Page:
To perform such a work properly, all that was needed was four jazzmen who could read like demons and 'blow' like angels. Rather surprisingly, they were not too hard to find, and it is the composer's feeling that these four added much to the piece as it took firm final shape during actual recording. Barry Gaibraith and Milt Hinton are thoroughly experienced, versatile rhythm men, both of whom graduated from big bands into studio indispensability without ever losing either soul or the ability to swing. Art Farmer combines a great deal of lyricism and sensitivity with a rare ability to read and execute flaw lessly the most difficult of written scores. Julian Adderley is a formidable altoist, most recently featured with Miles Davis. His reputation has heen largely as one of the most remarkable improvisors of our day, but Adderley is actually a thoroughly schooled musician (and one-time music teacher), and his command of the Brooks score is scarcely less impressive than the flow of his ad lib solos.

The titles of the various themes (as listed in the box) were initially devised by Brooks as private working titles. solely for his own guidance. Created, for the most part, by off-beat twistings of the names of songs from which the themes were derived, they may seem none too mean ingful, even flippant, when read before listening. But try coming back to them after hearing the concerto and you'll very probably agree that they are most apt and interesting indications of the mood and flavor of Brooks' work. (Titles or opening lines of the original source material themes are given in Brooks' notes, just below.)

The composer's own descriptive commentary on the progression of the piece makes up an unusually flavorful and heipful set of program notes -

First Movement: The opening is built on John Henry (today you might say, The Henry John Story) - Cannonball's ad lib concludes and Art introduces the second theme (Some Lady's Green, Green Rocky Roud). Milt walks down to close it, and the third theme (Job, Job) enters in tempo change and exits in parody.

Second Movement: The opening is made of Trampin' (an old spiritual). It concludes in bowed bass and pianissimo guitar and Milt then brings in The Loop. This was a children's game song (Here We Go Loop de Loo) that reminded me of Pres but ac quired a boppy episodic melody based on four sets of tonics. Cannonball closes it asserting the Trampin' ritornello and then The Loop returns in slower pace, eventually culminating in a "collision" (It had never occurred to me that the end is some times just that.)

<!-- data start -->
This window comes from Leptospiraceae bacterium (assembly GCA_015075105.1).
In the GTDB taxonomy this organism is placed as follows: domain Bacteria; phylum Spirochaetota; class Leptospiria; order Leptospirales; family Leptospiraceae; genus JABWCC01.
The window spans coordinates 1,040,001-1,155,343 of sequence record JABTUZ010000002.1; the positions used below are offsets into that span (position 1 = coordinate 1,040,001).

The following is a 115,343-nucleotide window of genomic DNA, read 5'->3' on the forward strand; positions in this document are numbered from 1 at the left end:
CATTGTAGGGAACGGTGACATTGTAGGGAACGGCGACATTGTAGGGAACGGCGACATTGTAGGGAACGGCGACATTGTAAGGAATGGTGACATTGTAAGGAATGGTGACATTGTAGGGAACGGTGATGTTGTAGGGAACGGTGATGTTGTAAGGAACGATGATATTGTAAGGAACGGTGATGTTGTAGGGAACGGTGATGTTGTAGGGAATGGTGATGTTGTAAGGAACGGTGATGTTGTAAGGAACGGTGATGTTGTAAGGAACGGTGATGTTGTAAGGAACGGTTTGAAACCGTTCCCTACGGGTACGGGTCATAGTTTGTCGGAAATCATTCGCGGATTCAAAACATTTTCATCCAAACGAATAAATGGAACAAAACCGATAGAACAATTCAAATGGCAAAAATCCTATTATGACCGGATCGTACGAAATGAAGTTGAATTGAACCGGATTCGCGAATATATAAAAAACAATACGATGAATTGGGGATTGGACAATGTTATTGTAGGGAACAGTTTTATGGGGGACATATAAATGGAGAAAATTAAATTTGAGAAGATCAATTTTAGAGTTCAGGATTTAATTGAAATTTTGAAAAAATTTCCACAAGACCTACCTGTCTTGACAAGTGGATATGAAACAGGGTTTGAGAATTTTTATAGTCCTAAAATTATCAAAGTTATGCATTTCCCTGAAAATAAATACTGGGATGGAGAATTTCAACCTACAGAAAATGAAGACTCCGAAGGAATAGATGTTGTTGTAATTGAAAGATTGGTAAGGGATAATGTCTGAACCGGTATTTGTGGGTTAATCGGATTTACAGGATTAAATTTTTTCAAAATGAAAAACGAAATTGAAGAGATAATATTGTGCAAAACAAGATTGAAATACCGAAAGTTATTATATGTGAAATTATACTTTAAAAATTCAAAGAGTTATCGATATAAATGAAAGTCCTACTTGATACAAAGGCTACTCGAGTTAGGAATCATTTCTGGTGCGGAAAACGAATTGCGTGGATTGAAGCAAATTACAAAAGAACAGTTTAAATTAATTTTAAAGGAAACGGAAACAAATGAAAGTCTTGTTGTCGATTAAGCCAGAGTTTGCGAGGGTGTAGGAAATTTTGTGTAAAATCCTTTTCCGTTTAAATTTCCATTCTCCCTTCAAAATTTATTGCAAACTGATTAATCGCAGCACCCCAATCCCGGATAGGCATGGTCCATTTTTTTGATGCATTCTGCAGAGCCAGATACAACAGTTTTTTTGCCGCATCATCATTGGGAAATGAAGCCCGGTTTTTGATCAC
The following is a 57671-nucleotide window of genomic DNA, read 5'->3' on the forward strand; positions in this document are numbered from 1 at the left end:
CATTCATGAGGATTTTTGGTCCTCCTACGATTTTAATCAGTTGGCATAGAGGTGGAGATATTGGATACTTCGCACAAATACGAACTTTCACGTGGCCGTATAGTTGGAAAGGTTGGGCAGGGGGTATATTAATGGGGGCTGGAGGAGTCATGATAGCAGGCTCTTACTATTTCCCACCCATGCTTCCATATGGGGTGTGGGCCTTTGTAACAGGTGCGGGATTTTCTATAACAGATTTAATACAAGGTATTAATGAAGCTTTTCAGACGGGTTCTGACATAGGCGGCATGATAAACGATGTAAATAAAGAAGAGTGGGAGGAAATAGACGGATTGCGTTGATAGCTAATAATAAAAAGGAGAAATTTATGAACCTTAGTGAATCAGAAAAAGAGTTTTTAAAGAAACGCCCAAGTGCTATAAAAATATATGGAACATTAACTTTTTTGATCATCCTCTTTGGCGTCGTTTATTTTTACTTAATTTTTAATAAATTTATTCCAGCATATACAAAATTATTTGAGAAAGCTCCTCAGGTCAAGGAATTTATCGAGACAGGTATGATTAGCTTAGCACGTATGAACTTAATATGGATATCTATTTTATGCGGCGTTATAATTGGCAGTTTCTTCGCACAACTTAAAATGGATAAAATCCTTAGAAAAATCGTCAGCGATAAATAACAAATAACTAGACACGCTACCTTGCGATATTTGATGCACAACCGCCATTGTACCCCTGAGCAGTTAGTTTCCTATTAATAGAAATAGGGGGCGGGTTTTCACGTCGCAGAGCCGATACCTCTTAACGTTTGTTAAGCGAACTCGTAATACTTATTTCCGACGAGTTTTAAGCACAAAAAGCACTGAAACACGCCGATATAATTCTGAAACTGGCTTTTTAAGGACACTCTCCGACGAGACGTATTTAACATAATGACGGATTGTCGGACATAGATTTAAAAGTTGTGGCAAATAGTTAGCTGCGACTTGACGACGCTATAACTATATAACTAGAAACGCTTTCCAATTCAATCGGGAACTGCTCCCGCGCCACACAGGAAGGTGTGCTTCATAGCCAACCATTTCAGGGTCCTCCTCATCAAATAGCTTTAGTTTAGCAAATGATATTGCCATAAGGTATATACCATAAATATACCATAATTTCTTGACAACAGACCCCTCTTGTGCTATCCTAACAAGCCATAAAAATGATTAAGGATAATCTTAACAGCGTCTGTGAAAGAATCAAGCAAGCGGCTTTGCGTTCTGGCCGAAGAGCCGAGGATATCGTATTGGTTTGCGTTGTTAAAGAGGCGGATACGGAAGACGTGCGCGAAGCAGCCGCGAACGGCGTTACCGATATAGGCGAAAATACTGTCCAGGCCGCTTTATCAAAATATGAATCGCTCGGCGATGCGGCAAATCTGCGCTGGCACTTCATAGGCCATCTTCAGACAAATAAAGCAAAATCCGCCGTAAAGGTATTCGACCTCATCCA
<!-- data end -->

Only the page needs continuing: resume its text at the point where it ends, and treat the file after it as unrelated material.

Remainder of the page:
Third Movement: This has piano in the initial conversation and close in group forte (Move, Members, Move!). Guitar and bass bring in its companion theme (Didn' You Hear My Lord When He Cried?). The returns on these themes continue the relaxed horn improvisations.

Fourth Movement: The What Moonth Was Jesus Born In? opening features the months and concludes with Milt walking through a few bars into Barry's statement, through the horns, of Hey, Rufus ("hey, boy, where in the world you been gone so long?"). The third theme (Rock, Chariot, I Tol' You to Rock) sneaks into the first ending of Art's chorus on Rufus and again in the second ending - Cannonball picks it up and segues into the return of What Month. The Rock, Chariot theme returns in his marsh-horn call. Art interrupts Cannonball's ad lib with the Hey, Rufus return and Cannonball does the same later (two AABA's) the rest of the movement being a play between Rufus and the Chariot.

A HIGH FIDELITY STEREOPHONIC Recording-River side-Reeves SPECTROSONIC High Fidelity Engineering. Produced by ORRIN KEEPNEWS and BILL GRAUER. Notes by ORRIN KEEPNEWS. Cover painting: "Wild. flowers," by WALTER WILLIAMS. Cover designed by PAUL BACON. Engineer: JACK HIGGINS (Reeves Sound Studios).

Cannonball RDV